Tag Archives: clean

Laundry Science: Some Like It Hot, Some Like It Cold – The Role of Water Temperature

hotcoldIf the topic of laundry fascinates you as much as it does us, make sure you check out our other Laundry Science posts!

C’mon, Baby, Do the Swish
Water Quality – Soft, Hard, or Somewhere In Between
Length of the Wash Cycle (Sometimes a Quickie Isn’t Enough)
The Role of Water in Washing Cloth Diapers

Today’s post in our Laundry Science series is about the temperature of your wash water.

Some may argue that cold water is best for environmental reasons, while others declare that hot water is required for diapers. And a common question at our Cloth Diapering 101 workshops is whether or not it’s required to use the extra-hot sanitizing cycle for diapers. What’s the real scoop? How does temperature affect the cleanliness of the load – and getting out stains?

First off, we should make sure we’re all familiar with the basic wash routine for cloth diapers – a rinse on cold, wash on hot, and rinse on cold. (We know, we know – for most readers, this is de rigueur, but we just like to make sure everyone’s on the same page…. 🙂 )

Of the three temperature settings available on most washing machines – cold, warm, and hot – each has its particular role and effect on your diapers. For example, cold is great for just getting plenty of water through your diapers while offering good environmental and budgetary savings, but if you’re wanting to get a fresh batch of stains out, you might want to change the first rinse to warm. Why? Because it’s recommended to remove a stain at the same temperature at which it was set, so for ice cream stains on a shirt, you’d want to use a cold rinse, but for diapers, you’d want to use warm, since they were created at body temp!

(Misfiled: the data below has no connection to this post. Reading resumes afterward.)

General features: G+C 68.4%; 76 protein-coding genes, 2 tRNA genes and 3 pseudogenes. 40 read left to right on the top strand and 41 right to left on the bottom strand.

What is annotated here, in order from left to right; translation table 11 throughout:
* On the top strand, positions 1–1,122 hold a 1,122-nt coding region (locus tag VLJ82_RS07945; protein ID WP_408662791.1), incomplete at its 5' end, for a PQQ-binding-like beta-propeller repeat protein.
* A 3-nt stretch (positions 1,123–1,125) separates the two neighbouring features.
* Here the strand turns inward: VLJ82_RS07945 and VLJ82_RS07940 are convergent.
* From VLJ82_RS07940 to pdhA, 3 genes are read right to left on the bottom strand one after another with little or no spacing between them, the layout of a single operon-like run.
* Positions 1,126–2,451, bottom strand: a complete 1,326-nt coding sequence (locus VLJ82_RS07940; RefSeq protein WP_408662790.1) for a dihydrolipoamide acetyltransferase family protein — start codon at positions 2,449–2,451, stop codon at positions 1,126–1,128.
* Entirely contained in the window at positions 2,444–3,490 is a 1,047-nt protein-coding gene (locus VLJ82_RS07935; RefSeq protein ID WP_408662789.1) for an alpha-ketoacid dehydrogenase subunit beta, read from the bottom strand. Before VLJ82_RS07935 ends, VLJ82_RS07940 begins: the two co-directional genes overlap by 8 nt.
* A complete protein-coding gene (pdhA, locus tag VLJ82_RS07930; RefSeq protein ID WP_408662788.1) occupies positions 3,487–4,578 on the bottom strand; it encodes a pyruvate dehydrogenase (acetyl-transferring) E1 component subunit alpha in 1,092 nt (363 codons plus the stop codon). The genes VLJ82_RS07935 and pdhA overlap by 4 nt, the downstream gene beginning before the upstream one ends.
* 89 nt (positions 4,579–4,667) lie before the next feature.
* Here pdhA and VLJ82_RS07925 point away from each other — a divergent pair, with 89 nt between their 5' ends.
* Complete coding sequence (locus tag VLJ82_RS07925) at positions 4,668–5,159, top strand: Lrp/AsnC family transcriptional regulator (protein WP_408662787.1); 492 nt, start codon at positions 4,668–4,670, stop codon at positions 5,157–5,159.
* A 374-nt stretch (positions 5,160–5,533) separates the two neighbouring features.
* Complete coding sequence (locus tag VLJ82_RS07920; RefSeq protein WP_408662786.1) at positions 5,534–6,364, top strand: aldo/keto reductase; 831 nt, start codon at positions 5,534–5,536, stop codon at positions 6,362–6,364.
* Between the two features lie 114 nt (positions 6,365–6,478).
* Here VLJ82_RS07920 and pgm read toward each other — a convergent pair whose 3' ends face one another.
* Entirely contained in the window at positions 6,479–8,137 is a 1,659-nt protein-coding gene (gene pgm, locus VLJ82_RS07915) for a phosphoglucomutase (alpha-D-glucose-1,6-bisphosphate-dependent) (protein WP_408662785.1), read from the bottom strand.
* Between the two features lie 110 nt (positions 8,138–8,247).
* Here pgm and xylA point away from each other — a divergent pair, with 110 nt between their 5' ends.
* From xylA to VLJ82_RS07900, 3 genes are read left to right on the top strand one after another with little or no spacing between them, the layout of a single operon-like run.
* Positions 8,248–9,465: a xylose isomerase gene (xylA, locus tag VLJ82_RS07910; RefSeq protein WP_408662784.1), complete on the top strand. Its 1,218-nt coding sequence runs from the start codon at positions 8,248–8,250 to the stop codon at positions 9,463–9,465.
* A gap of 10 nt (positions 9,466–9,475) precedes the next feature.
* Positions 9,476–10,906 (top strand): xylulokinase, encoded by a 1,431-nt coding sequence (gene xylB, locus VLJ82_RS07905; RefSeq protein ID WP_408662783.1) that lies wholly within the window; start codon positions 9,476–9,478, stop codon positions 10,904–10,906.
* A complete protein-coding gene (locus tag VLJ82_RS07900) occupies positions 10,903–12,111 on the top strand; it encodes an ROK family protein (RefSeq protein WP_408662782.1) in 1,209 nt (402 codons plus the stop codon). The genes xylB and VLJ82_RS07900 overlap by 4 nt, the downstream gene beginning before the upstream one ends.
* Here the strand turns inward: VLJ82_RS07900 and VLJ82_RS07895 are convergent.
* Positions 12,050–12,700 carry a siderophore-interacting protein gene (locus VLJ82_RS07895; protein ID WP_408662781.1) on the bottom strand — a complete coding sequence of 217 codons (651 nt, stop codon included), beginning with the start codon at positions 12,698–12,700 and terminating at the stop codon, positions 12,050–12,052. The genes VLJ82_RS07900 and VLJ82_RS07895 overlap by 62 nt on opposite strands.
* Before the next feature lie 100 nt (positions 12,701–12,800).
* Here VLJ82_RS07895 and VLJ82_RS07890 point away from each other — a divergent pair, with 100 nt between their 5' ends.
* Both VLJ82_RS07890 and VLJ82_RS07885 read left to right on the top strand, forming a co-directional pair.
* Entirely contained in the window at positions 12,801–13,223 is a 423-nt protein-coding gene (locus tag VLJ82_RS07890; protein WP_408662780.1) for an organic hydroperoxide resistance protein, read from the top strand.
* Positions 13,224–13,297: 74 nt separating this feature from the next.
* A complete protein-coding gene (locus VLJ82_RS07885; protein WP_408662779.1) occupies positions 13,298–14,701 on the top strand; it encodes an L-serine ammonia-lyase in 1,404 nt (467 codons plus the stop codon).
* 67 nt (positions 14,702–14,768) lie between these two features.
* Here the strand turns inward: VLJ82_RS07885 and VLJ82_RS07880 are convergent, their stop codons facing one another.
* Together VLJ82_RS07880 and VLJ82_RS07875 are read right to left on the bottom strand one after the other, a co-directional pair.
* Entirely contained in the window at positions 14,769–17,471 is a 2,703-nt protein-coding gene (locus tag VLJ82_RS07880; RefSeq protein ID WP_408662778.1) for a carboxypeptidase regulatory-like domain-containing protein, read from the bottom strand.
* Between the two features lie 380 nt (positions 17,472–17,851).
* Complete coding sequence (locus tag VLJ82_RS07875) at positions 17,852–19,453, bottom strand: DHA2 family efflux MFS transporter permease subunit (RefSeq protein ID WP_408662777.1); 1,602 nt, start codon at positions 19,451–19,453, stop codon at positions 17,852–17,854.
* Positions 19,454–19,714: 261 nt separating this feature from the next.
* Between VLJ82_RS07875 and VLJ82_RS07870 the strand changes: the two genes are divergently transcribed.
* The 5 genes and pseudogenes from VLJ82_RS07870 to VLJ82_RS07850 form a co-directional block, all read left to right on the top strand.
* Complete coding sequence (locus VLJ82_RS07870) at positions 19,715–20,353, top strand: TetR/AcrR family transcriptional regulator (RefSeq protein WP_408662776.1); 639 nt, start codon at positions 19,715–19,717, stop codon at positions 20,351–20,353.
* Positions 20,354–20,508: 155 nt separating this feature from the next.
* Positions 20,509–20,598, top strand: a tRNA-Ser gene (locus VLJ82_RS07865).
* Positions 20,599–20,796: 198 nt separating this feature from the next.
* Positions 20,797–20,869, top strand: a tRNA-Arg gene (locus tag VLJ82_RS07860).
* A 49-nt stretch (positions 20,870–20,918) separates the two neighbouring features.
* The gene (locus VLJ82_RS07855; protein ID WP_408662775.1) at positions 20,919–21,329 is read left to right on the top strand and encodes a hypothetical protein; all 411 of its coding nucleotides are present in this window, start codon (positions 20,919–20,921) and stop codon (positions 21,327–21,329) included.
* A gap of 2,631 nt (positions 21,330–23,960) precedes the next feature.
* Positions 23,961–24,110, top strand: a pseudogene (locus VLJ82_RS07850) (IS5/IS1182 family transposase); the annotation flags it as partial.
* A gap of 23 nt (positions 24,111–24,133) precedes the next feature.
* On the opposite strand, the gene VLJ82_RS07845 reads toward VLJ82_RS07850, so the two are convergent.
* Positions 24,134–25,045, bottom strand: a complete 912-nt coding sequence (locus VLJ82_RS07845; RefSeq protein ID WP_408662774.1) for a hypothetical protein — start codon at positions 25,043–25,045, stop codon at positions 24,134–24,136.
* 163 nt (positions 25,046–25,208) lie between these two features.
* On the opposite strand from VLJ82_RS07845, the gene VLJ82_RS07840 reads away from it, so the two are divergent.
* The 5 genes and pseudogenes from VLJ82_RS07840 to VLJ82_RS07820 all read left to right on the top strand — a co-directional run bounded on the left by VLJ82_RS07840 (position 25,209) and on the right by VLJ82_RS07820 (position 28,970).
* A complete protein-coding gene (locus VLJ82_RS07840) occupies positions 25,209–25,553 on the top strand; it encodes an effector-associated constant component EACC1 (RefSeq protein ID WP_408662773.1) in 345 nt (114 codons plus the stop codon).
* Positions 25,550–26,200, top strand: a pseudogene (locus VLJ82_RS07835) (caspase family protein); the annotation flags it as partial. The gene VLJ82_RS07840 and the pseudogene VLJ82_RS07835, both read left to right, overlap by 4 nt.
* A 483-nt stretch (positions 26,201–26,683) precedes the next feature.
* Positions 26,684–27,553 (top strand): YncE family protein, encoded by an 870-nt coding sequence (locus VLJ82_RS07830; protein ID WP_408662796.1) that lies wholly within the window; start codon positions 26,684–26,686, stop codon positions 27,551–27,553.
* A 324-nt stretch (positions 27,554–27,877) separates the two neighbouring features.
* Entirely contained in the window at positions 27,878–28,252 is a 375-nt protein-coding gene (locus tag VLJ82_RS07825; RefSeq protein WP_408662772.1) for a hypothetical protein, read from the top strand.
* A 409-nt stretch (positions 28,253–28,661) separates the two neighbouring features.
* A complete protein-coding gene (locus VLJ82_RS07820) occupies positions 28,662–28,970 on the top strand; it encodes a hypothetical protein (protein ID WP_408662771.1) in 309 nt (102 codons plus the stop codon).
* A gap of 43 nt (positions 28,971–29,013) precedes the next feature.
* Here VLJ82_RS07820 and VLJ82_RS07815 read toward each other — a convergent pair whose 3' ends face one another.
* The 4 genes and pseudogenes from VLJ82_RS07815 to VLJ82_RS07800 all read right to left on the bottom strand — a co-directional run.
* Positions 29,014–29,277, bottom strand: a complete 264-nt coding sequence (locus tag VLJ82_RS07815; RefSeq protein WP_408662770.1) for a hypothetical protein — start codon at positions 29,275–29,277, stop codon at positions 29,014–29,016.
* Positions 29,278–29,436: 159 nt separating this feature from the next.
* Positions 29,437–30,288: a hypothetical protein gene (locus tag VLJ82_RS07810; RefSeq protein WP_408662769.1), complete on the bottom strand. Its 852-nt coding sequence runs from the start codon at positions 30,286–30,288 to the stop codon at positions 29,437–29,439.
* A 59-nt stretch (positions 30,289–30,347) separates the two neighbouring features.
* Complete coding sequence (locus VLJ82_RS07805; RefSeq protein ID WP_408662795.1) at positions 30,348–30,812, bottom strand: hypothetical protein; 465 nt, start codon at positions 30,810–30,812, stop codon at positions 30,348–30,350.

Also, keep in mind the temperature at which your water heater is set, as your hot wash will be at that temperature. (Although also keep in mind that the water may come out 2-4° Celsius cooler than what your water heater dial says, depending on how much pipe the water has to go through in its travel between the water heater and the washing machine.) Many detergents activate most efficiently between 55-60° C (130°-140°F), including Rockin’ Green, which is also the range at which most bacterias are killed, which is why it’s recommended to use a hot wash to clean your diapers.

But what about the sanitize cycle, which super-heats the water above 65°C (150°F)?  There are a few factors that come into play here. One, this high temperature tends to weaken synthetic fabrics, including PUL and elastics, so it’s definitely not recommended on a regular basis and may even void your warranty. (Check out the BumGenius site as an example.) It also adds a significant amount to your energy usage for washing diapers, which adds up on your monthly bill.

The only time we recommend a one-time extra-hot sanitize wash is if your child has had a serious bacterial diarrheal illness, such as rotavirus, or a severe, prolonged yeast infection. Even then, check with the manufacturers of your diapers before you do a super-hot wash if you’re worried about your warranty, as there are other ways to deal with lingering spores as well.